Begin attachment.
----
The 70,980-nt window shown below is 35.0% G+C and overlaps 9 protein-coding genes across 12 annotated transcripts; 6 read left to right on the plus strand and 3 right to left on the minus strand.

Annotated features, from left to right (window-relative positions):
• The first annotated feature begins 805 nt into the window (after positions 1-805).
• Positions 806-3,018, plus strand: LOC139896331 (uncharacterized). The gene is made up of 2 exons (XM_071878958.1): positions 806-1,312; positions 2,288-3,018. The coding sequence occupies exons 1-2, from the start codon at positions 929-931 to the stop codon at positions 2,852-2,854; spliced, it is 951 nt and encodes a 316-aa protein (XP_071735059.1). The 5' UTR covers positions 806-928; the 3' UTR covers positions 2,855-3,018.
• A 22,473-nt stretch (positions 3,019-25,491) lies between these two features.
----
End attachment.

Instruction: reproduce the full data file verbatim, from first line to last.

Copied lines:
The 70,980-nt window shown below is 35.0% G+C and overlaps 9 protein-coding genes across 12 annotated transcripts; 6 read left to right on the plus strand and 3 right to left on the minus strand.

Annotated features, from left to right (window-relative positions):
• The first annotated feature begins 805 nt into the window (after positions 1-805).
• Positions 806-3,018, plus strand: LOC139896331 (uncharacterized). The gene is made up of 2 exons (XM_071878958.1): positions 806-1,312; positions 2,288-3,018. The coding sequence occupies exons 1-2, from the start codon at positions 929-931 to the stop codon at positions 2,852-2,854; spliced, it is 951 nt and encodes a 316-aa protein (XP_071735059.1). The 5' UTR covers positions 806-928; the 3' UTR covers positions 2,855-3,018.
• A 22,473-nt stretch (positions 3,019-25,491) lies between these two features.